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Published: 16 September 2019

ASM2019 report

Stephen Kidd

The local organising committee and the ASM Executive were very pleased to be able to hold the Australian Society for Microbiology (ASM) Annual: National Scientific Meeting and trade exhibition (ASM2019), in Adelaide and held at the Adelaide Convention Centre (ACC).

There was a diverse and stimulating scientific program with leading microbiologists from around Australia and the rest of the world presenting an exciting array of science, research and the advances in the field of microbiology. There was an overarching theme of Humanitarian Development and Solutions and a wonderful social program to encourage discussion and interaction.

We kicked-off the conference on Sunday with a public lecture by Wendy Jackson and Hilda Zoleveke from the Pacific Region Infectious Disease Association PRIDA – empower, grow, sustain). This was a great talk outlining the history and work of PRIDA and the important work they do in the neglected areas of infectious disease including bacteriology, sepsis, other life-threatening infections and then hospital infection prevention. The importance and impact of seemingly simple but vital work and education in these remote areas was obvious and enlightening. The work they are doing goes into many areas and remote sites across the Pacific Region including Papua New Guinea, the Solomon Islands, Timor Leste and the Marshall Islands. Professor Tilman Ruff gave an inspiring Rubbo Oration (on Tuesday). He has a broad portfolio of amazing professional and personal activities; and his work has had an enormous impact in humanitarian development. He is an infectious disease and public health physician and has major roles in international organisations functioning for immunization, public health, nuclear disarmament and peace. He helped establish the International Campaign to Abolish Nuclear Weapons (ICAN) and was its founding chair. ICAN was the recipient of the 2017 Nobel Prize for Peace.

Likewise, Dr Alan Landay, from Rush University Medical Center in Chicago (USA) talked about his research into HIV/AIDS and his part in the AIDS Clinical Trials Group and as an advisor to UN (United Nations) on AIDS and HIV and Aging. He presented research he has been at the forefront of in developing and providing an understanding of the role of immune activation in diseases related to aging in the HIV population. Intriguingly, there was some new research that was presented showing the links of the microbiota on HIV/AIDS disease progression. Indeed, there was a large number of talks presented at ASM2019 that showed important data reflecting the developments in our understanding of the role of the microbiome and pathology, and indeed, the role of the microbiome and antimicrobial resistance and tolerance. Commonwealth Serum Laboratories (CSL) annually provide direct support for the Bazeley Oration at the ASM 2019: we were pleased to have the Bazeley Oration given by Professor Luigina Romani. She is internationally recognized in the area of antifungal immunity. She presented some wonderful results on anti-fungal therapies but further to this, the role of the bacterial microbiota in mucosal homeostatsis and the function of metabolites in maintaining protection against pathogenic fungi. We were lucky to hear further on fungal infections (in plants) from Professor Sarah Gurr. Her interests in crop diseases, with particular emphasis on fungal infestations and in their global movement and control, highlighted the impact in modelling the rise and re-emergence of diseases in the global food supply.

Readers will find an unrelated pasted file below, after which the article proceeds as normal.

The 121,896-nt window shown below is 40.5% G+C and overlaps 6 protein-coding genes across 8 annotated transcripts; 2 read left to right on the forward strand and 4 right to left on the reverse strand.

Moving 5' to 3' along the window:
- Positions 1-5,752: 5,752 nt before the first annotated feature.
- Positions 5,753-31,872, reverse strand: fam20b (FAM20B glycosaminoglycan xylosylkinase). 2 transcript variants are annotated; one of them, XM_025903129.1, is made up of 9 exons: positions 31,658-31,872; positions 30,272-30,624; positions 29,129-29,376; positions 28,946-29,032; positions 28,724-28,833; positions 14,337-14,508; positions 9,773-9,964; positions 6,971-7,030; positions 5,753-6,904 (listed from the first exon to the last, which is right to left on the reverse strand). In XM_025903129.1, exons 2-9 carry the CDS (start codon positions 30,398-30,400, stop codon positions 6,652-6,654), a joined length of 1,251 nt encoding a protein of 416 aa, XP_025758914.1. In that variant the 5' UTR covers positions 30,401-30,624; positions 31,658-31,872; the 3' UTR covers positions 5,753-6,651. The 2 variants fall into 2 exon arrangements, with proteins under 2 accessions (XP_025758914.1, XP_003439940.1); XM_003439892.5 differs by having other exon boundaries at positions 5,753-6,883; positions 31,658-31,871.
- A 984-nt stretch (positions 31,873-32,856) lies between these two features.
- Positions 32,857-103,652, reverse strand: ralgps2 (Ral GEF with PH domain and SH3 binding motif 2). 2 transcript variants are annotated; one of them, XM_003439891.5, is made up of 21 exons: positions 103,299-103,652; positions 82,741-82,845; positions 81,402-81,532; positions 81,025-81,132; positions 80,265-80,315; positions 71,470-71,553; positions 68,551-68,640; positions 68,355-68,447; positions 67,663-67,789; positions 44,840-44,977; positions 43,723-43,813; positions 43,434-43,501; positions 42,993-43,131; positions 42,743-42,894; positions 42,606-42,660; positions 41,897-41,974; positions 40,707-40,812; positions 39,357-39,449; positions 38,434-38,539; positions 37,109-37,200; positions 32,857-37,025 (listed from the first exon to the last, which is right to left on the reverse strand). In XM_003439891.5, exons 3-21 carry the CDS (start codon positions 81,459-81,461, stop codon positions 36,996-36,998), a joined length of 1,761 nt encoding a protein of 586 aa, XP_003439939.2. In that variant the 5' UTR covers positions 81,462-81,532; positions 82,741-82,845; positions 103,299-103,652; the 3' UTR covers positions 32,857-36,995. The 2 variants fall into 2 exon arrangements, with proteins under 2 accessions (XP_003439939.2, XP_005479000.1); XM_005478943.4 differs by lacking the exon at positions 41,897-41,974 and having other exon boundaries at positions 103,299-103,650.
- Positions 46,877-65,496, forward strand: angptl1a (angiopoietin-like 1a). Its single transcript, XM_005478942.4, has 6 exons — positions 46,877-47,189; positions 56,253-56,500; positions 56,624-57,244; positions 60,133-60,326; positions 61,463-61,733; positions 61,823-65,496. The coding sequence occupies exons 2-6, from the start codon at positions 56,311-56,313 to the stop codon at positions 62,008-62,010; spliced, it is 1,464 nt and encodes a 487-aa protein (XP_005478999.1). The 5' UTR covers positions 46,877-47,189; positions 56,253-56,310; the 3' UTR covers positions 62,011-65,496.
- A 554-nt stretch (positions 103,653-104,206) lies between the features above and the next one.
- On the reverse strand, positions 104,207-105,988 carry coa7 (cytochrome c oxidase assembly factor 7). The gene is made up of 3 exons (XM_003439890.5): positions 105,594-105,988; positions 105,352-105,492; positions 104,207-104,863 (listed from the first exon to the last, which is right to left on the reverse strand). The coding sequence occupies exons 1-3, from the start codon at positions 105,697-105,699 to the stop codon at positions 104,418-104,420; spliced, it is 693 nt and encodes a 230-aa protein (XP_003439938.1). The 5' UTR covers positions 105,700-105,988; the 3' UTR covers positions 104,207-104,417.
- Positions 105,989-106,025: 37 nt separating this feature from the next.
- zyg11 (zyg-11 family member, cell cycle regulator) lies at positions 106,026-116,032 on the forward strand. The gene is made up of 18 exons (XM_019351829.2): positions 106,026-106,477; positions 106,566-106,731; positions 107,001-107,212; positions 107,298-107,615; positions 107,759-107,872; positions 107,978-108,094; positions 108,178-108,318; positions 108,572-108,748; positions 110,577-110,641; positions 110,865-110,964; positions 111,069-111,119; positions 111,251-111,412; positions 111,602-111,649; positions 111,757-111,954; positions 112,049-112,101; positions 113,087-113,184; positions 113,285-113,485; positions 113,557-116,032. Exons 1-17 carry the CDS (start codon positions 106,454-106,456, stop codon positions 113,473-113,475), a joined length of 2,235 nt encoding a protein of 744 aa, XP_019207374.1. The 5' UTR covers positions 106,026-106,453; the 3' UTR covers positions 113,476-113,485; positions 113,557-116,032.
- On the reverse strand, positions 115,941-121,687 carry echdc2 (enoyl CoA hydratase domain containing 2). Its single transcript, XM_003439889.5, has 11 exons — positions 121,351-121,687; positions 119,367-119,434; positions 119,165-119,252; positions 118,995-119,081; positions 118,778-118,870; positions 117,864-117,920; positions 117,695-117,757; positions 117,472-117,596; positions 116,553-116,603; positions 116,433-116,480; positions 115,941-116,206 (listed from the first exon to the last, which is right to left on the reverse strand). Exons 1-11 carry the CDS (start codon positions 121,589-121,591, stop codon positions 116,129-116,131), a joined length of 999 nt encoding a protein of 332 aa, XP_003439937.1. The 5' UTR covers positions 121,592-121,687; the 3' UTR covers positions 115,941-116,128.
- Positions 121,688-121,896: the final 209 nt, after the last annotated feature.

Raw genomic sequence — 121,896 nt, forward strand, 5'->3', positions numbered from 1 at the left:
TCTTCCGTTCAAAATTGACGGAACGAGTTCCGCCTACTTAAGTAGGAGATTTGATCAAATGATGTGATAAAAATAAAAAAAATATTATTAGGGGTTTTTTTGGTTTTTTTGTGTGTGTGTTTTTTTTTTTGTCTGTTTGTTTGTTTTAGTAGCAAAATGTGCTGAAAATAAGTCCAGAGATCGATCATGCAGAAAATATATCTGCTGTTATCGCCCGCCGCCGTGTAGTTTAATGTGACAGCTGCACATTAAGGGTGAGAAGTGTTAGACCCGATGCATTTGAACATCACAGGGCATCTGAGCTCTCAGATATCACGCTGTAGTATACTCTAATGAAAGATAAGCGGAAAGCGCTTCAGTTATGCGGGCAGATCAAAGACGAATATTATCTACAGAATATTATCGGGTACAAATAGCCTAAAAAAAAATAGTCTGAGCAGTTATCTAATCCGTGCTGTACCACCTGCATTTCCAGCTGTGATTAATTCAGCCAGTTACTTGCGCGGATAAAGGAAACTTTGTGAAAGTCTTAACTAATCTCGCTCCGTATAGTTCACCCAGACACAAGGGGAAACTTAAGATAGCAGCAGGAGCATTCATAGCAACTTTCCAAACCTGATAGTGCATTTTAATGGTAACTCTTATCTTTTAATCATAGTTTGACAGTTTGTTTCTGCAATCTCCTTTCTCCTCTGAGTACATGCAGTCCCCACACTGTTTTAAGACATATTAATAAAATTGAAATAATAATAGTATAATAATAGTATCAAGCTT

Further to our understanding of infectious diseases, how they spread and how we treat these diseases, a global concern is the increasing number of infections that are resistant to antimicrobials and antibiotic resistance in particular. The Snowdon lecture was given by Dr Marnie L. Peterson (USA), an expert in antibiotic resistance, antimicrobial stewardship, experimental therapeutics, and microbial pathogenesis. Marnie provided a great platform for understanding the increase in antibiotic resistance, the global importance of monitoring the rise of resistance in infectious diseases and gave some case studies that showed the impact of research and development into new antimicrobial drugs.

Tuberculosis (TB) remains a major, global public health and infectious disease problem, particularly in developing countries, where in many parts it is endemic. Globally, almost 1 million people die from TB every year. Fittingly the conference was concluded by Professor Miguel Viveiros (from the Instituto de Higiene e Medicina Tropical da Universidade Nova de Lisboa, Portugal) with a wonderful talk on TB and antimicrobial resistance mechanisms.

Throughout the conference we had great environments to interact with each and with further science (in the poster sessions), and during the social events. We are proud to have hosted such a wonderful conference – the scientific program and the exciting social events. We especially thank all our sponsors of ASM 2019: they are providing essential and generous support.

Finally, the ongoing quality of ASM National Conferences is the end result of the effort of the ASM Executive (in particular, we acknowledge Dena Lyras, Cheryl Power and Kate Seib) as well as the Local Organising Committee members: Stephen Kidd (Chair), Chris Ossowicz (Deputy Chair), Peter Zilm (Scientific Program Chair), Paul Sideris, Stephanie Lamont-Fredrich (Social), Laura Weyrich, Tania Veltman, Haig Henry, Gianny Scoleri, Alexandra Tikhomirova, Katarina Richter, Nicky Thomas, Darren Trott, Mohammed Alsharifi, Gupta Vadakattu and Tania Veltman. We would also like to thank ASN Events (especially Kara Taglieri, the ASM National Office Manager) for their work in organising this conference.

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